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Tuesday, 22 July 2008

The ever so slightly worrying case of the stolen Semtex

There has been a fair bit of news coming out of France over the past week with much of it making the international headlines.

Of course a great deal of attention has been directed towards a certain two-wheeled sporting event that's slowly but surely wending its way around the country (note, no mention of the "D" word). And there was the polemic surrounding the case of a Moroccan woman, refused citizenship because her wearing of the burqa was deemed as evidence that she hadn't "assimilated enough into French society."

On the environmental front there have been the two uranium leaks in less than a fortnight. And of course in politics, that guaranteed cure for all insomniacs, constitutional reform, passed by a joint session of parliament on Monday by the skin of its proverbial teeth.

But sandwiched in between all of those, and barely creating a ripple in the international headlines was the story of the stolen Semtex.

On Friday, the French interior ministry admitted that anti-terrorist police had begun looking for 28 kilogrammes of the stuff, stolen from a security depot on the outskirts of Lyon, the country's third largest city.

Just to make matters worse - as if they could be - detonators were also stolen.

Semtex is an almost odourless plastic explosive and, as the French media was quick to point out when the news broke, has in the past been used by terrorist groups. Most notably perhaps back in 1988 when just half a kilogramme was used to cause the explosion which brought down Pan Am flight 103 over Lockerbie in Scotland.

Equally embarrassing and worrying to officials here in France is that since news of the theft was released, it has transpired that the site hadn't actually been upgraded to meet the necessary standards for storing such explosives. The disused 19th century fort was bought by the interior ministry three years ago and was due for a security makeover next year.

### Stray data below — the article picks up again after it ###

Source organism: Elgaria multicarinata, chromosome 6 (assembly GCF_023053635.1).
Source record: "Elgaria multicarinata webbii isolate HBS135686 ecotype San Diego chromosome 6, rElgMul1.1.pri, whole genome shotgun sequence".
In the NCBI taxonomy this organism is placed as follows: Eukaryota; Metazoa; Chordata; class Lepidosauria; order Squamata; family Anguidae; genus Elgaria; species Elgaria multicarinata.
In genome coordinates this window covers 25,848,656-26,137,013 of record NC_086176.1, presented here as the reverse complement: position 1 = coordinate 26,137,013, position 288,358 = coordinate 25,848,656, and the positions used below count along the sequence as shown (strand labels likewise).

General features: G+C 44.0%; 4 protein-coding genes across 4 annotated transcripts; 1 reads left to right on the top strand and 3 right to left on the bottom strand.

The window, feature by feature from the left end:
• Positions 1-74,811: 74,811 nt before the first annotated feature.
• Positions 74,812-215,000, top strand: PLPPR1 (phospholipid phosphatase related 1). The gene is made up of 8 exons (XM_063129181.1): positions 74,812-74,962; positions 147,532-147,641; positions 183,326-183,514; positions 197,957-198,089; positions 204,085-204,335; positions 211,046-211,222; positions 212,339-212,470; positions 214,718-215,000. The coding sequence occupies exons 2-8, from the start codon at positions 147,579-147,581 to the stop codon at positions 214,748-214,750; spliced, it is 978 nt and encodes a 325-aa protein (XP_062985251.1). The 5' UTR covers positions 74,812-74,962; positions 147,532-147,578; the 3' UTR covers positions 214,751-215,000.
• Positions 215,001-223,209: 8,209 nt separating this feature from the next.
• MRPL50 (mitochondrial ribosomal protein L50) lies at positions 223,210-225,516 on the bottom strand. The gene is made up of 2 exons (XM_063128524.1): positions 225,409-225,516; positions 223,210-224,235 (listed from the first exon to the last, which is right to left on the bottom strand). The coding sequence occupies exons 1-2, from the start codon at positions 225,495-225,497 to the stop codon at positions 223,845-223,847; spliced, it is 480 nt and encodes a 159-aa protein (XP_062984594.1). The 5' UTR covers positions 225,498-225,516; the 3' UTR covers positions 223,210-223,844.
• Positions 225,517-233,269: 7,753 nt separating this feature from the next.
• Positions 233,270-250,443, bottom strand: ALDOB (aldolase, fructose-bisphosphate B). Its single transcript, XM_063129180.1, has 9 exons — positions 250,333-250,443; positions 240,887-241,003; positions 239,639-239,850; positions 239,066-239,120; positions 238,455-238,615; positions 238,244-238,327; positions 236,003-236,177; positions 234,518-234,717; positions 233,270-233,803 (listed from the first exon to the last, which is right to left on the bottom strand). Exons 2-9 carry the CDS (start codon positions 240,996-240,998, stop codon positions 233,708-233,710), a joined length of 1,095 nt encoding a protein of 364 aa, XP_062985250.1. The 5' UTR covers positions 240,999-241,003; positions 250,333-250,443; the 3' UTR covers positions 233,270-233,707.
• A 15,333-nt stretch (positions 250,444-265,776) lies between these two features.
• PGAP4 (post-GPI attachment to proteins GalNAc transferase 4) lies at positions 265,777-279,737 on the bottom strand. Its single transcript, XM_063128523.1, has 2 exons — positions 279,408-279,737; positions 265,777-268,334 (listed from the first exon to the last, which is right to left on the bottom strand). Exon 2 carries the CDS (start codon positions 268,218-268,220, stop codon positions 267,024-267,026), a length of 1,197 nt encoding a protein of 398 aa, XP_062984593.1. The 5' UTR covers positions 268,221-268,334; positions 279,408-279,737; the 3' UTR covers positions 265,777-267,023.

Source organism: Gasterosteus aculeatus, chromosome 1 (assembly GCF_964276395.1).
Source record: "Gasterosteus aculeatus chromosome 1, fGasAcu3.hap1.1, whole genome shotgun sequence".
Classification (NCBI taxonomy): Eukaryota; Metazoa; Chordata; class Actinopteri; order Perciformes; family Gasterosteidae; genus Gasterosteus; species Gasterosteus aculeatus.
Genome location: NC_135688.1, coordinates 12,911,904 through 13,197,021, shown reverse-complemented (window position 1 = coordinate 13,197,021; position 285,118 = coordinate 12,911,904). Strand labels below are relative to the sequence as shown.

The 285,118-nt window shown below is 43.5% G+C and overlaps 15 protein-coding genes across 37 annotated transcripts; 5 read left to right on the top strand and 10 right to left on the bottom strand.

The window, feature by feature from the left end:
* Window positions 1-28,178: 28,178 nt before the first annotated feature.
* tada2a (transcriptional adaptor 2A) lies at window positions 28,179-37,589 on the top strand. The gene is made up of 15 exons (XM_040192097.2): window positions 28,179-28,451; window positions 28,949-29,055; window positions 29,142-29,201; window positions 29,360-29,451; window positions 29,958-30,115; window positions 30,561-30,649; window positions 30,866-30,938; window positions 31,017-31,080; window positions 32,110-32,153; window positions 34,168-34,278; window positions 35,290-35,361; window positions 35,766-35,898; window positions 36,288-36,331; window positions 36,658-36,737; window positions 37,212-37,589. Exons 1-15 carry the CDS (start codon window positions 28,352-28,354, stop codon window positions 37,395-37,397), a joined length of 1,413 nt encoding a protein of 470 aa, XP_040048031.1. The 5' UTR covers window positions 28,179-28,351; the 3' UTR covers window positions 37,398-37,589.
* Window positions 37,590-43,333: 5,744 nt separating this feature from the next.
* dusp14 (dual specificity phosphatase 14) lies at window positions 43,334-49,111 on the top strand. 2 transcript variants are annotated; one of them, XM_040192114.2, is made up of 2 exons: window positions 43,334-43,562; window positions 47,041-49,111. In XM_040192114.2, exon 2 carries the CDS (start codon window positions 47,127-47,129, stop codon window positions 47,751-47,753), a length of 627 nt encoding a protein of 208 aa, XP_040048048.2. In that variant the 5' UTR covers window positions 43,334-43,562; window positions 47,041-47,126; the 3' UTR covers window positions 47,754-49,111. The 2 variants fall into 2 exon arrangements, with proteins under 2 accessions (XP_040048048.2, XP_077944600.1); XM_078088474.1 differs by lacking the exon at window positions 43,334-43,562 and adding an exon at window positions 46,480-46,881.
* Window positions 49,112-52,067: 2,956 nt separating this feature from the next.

Xavier de Fuerst, the regional head of security, admitted as much on national radio on Saturday.

"The fort was a very good location for such a (storage) site," he said. "It represents no danger to the local population and was due to be made more secure in 2009."

"The management of the site had perhaps 'dropped their guard'," he continued. "It was a case of overconfidence."

Semtex is used in France to destroy bombs and ammunition left over from the two World Wars.

The only official word on the matter so far from the interior minister, Michèle Alliot-Marie, has been that there had been "security failings" at the depot and that the head of the site had been suspended from duty.

An internal inquiry has been launched to discover how security could have failed so miserably to enable the 28 kilogrammes to be stolen, while police are remaining tight-lipped about their ongoing investigations.

1 comment:

Caoimhin said...

Great post, you should also publish this on ;)

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